Edgewood String Quartet to perform at new Picasso immersive experience
During the height of the COVID-19 pandemic, the Edgewood String Quartet formed to provide socially distanced, masked, live concerts in safe spaces for the public. Now that concerts and shows are resuming in person and indoors, the Edgewood String Quartet is performing at Pullman Yards in a program called “Tasting Notes: Dinner with Picasso.” The current “Imagine Picasso” exhibit currently on view at Pullman Yards inspired this concert. The hour-long performance also includes a four-course dinner in relation to the music. “City Lights” host Lois Reitzes was joined via Zoom by violinist Adelaide Federici of the Edgewood String Quartet and Adam Rosenfelt, owner of Pullman Yards, to discuss this multifaceted evening.
About Pullman Yards:
“It’s quite an extraordinary site. It’s 27 acres, inclusive of 12 historic buildings, all built between 1904 and 1965. Now, all of the buildings were in various stages of disrepair. Of the 12 buildings, none were in repair. They were all beat up pretty badly, but what is without dispute is the beautiful architecture from the time period, the architectural significance in the bones, and what we learned was the Civil Rights history in that part of the time when the site was being built during the early 20th century,” said Rosenfelt.
How the Edgewood String Quartet orchestrates their performances:
“When we started out, we wouldn’t just play all of Vivaldi’s ‘Four Seasons,’ we would play some of the seasons and we would talk about Vivaldi and give it some kind of modern-day perspective. The four of us have grown up with classical music forever and ever, but lots of audience members don’t know anything about Vivaldi. But if you tell them a few pieces of information that they can listen out for, it can totally change their experience,” said Federici. “Now we do some pops-heavy concerts, like we have a show that’s mostly the music of Queen. But we play a few opera arias in there. There are people that come up to us afterwards and say ‘I had no idea that opera could be so moving and such an experience.’ And now maybe they’ll go and hear opera.”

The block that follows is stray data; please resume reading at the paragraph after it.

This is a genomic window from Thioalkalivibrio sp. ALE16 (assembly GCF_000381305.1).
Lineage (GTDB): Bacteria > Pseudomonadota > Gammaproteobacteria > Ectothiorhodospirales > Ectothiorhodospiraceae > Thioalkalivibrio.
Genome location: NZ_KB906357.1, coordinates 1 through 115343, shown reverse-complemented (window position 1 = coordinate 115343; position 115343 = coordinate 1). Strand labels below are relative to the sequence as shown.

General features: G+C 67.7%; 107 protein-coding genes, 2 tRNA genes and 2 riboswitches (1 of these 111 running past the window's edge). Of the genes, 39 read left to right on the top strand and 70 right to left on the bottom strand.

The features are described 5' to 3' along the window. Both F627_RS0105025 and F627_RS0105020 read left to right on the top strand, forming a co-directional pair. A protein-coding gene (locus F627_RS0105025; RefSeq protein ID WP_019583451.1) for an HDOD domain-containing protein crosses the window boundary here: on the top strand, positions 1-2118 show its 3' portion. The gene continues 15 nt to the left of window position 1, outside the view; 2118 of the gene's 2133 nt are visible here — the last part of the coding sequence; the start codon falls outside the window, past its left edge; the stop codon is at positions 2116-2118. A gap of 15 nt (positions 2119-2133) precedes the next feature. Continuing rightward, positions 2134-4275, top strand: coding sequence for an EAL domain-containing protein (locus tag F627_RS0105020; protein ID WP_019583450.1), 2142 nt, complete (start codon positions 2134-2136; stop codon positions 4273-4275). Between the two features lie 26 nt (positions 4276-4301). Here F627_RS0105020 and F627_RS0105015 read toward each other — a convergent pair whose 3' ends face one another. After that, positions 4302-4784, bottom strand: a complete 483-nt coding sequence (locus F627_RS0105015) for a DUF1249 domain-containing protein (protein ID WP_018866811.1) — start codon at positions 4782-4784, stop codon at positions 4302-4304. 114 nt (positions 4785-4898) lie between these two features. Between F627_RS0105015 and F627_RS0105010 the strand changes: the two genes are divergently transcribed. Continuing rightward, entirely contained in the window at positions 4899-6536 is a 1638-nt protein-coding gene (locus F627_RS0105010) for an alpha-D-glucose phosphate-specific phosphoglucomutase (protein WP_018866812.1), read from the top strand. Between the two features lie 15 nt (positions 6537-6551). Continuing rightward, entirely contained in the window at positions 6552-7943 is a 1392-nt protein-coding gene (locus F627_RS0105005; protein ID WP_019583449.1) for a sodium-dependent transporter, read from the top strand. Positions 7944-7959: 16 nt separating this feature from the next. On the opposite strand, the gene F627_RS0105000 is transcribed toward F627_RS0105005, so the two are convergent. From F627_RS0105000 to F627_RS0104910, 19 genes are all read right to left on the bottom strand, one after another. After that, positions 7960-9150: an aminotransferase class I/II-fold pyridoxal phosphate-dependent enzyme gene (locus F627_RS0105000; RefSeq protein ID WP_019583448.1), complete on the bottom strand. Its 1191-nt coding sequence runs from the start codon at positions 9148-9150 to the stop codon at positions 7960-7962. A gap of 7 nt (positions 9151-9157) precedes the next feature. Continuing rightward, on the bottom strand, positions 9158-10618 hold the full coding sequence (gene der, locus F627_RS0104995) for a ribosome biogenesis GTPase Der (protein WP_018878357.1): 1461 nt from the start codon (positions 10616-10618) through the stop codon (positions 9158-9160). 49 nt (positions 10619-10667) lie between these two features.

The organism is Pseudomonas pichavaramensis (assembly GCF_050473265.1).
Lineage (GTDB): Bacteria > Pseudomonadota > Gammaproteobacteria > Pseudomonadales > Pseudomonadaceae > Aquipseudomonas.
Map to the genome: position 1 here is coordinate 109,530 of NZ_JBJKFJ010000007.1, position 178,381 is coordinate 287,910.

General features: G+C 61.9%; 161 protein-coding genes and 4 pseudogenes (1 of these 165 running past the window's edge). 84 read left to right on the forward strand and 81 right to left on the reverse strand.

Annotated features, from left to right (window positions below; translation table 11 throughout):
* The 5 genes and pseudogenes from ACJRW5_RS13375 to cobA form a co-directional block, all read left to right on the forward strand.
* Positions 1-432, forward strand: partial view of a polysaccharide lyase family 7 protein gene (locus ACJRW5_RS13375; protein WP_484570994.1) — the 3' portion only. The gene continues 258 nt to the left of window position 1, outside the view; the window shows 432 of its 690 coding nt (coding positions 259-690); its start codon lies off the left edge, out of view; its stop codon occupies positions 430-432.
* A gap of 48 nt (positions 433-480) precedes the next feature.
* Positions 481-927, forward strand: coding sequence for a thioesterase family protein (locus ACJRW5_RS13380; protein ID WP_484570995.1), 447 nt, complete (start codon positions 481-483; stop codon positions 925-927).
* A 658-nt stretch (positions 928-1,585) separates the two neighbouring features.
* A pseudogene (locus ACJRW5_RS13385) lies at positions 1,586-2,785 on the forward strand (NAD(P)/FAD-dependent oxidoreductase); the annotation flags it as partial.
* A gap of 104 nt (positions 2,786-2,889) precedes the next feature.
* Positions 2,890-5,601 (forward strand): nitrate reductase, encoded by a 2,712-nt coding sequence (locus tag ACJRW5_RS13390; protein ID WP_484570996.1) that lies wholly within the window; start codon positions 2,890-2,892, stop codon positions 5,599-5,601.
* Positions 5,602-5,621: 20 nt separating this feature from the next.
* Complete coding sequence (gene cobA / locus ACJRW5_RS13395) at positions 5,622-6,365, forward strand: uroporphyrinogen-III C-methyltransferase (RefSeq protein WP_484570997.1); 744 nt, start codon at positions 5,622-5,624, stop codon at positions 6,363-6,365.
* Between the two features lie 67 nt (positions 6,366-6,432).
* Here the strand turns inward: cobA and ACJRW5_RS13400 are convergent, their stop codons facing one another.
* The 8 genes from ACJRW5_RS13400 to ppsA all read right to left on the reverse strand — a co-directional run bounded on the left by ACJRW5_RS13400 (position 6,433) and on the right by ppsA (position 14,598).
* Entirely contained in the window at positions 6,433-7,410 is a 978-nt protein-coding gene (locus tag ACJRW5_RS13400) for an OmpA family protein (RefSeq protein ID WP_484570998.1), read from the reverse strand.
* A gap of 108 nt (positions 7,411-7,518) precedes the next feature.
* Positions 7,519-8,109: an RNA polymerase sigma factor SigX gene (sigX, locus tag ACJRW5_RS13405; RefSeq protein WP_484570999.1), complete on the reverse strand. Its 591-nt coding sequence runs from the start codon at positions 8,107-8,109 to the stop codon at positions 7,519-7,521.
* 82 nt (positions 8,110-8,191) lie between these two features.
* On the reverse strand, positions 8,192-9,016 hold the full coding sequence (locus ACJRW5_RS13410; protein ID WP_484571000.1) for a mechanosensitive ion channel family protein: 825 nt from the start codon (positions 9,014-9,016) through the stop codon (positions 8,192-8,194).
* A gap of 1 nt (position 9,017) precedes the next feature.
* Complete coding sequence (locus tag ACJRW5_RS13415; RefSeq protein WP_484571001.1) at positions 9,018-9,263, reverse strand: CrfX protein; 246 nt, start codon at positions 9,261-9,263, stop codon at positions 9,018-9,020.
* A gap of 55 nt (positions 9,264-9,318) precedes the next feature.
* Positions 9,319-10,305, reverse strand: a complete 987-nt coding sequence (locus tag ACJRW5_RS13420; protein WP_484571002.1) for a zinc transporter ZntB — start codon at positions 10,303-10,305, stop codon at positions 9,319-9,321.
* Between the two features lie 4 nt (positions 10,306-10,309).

About “Tasting Notes: Dinner with Picasso:”
“In this particular show, being that it’s Picasso-themed, it’s meant to be in tuned with Spanish influences with the food and the drinks. Adelaide and her partners in the quartet have put together a mix Spanish influence show,” said Rosenfelt.
He added, “We hope the audience is able to come and appreciate the art in a slightly different way, equally authentic.”